How to build a DIY raised planter box for your front porch for flowers or vegetables.
Spring is here and I’m itching to get out in the garden and plant some flowers and veggies. Our front porch is the first place that I like to add a touch of Spring but adding flower pots has been a challenge because it’s such a tight space.
We do have a narrow wall next to the front door that was screaming for something but I couldn’t find anything to fit. I tried an IKEA Rast in this spot the first Spring we lived here, but I really wanted some kind of planter box so I could plant seasonal flowers.
I searched in stores and online the past 2 years but couldn’t find the perfect style or right size. So, since I couldn’t find what I wanted, I decided to build my own.
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DIY Raised Planter Box Supplies:
- (2) 3/4″ x 11-1/4″ x 8′ pine boards
- 1-3/4″ wire brads
- (2) 2″x2″x 8′ pine
- wood filler
- wood stain
- pot liner
- wood glue
- (2) 3/4″ x 11-1/4″ @ 38-1/2″ long (planter box front and back pieces)
- (2) 3/4″ x 11-1/4″ @ 9-1/16″ long (planter side pieces)
- (4) 2″ x 2″ @ 29-1/2″ long (planter legs)
- (2) 3/4″ x 3″ @ 38-1/2″ long (bottom rails)
- (2) 3/4″ x 11-1/4″ @ 9-1/16″ long (side bottom rails)
- (18) 3/4″ x 1-7/8 @ 10-5/8″ long (slats for bottom shelf)
- (5) 2″ x 2″ @ 9-1/16″ long (supports for pot liner)
- (2) 3/4″ x 40-5/8″ @ 1-7/8″ with a 45° angle (rim around planter box)
- (2) 3/4″ x 12-15/16″ @ 1-7/8″ with a 45° angle (side pieces for rim around planter box)
- table saw
- chop saw
- pneumatic staple gun
- palm sander
I’d already made a rough sketch of my planter so the next step was to figure out the dimensions. I wanted something that fit a wall on my porch so I measured the width, length and depth and went shopping for supplies.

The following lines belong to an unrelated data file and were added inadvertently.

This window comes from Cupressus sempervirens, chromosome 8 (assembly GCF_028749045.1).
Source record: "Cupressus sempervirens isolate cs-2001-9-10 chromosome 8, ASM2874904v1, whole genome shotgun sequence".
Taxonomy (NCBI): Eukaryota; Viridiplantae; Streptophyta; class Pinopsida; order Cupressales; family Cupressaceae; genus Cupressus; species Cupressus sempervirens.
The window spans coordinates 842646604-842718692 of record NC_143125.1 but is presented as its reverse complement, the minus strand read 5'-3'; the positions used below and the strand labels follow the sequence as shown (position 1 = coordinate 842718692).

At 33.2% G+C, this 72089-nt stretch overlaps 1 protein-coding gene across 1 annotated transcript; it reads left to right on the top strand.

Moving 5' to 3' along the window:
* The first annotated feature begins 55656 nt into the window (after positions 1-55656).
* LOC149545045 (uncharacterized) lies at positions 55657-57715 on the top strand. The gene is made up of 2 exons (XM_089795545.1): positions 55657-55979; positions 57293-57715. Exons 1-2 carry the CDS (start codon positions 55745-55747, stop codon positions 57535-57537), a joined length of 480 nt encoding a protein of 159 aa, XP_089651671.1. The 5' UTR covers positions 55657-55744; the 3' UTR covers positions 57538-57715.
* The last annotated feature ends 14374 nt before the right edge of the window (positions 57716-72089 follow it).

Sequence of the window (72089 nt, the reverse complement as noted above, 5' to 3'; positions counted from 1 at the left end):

Luckily I found a plastic pot liner that was the right fit my chosen spot, and it’s the perfect foundation for my wood planter.
With all my supplies together and measurements worked out, it was time to cut the wood. I started with the main planter box and cut one of the 8′ pine boards into the front, back and side pieces of the box.
Next, I worked on the bottom shelf.
First I cut one 3″ strip off of the second 8′ pine board. Then I cut that 3″ strip so that it matched the same dimensions as the main planter box (10-9/16″ x 38-1/2″).
Then I cut the remnants of the second pine board into 1-7/8″ strips for the bottom shelf.
After I cut the strips, I used a jig to cut 18 lengths at 10-5/8″ to make the slats of the bottom shelf. The jig made it easy to get the same length for each slat and allowed me to do it quickly.
Finally, I cut the 2×2’s to length for the planter box legs. As a result, I ended up with 4 legs at 29-1/2 ” each.
It was a bit of an afterthought, but I had some wood leftover and decided to use the remainder of the 1-7/8″ strips to make the rim around the planter box. I cut a 45 degree angle on each end so they would fit together.
Now that all of my wood cut, it was time to put my planter together.
I started by assembling the flower box. First I applied wood glue on the seams and nailed the sides together using the pneumatic nail gun.
Next, I added the legs with a bit of wood glue and nailing each in place, recessing them 3″ into the planter box.
After that, the bottom shelf was attached, in the same exact way the planter box was put together. First the front, then the sides and back. Each piece was glued and nailed.
Next, I added the supports under the pot liner. In order to do that I put the planter and pot liner upside down and space the supports on top of the upside down pot liner. Once I was satisfied with the placement of the supports, each one was nailed into place.
It was time to add the rim around the planter box. First, I attached the long, side piece, with glue and nails, and then I matched up the 45 degree angles and attached the sides and the last long piece.
Finally, I installed the slats for the bottom shelf. I laid them out to figure out spacing and, as luck would have it, a 3/4″ board was the perfect spacer in between each slat.
My DIY raised planter was complete and ready for stain.
In order to make it look more finished, I filled all the nail holes and seams with wood putty and sanded everything smooth.
The last step in this build was to stain it.
We have a stone house so I wanted my planter to have a rustic look. With this in mind, I decided to go with an ebony stain. I simply rubbed it on with a clean rag and wiped off the excess.
Some pretty plants and old pots finish off the rustic look.
I had a blast building my new piece and it turned out to be the perfect fit for our front porch. I can’t wait to plant it for each season. Maybe some herbs, or even veggies. Definitely flowers, too!
How about you? Have you been able to plant anything yet?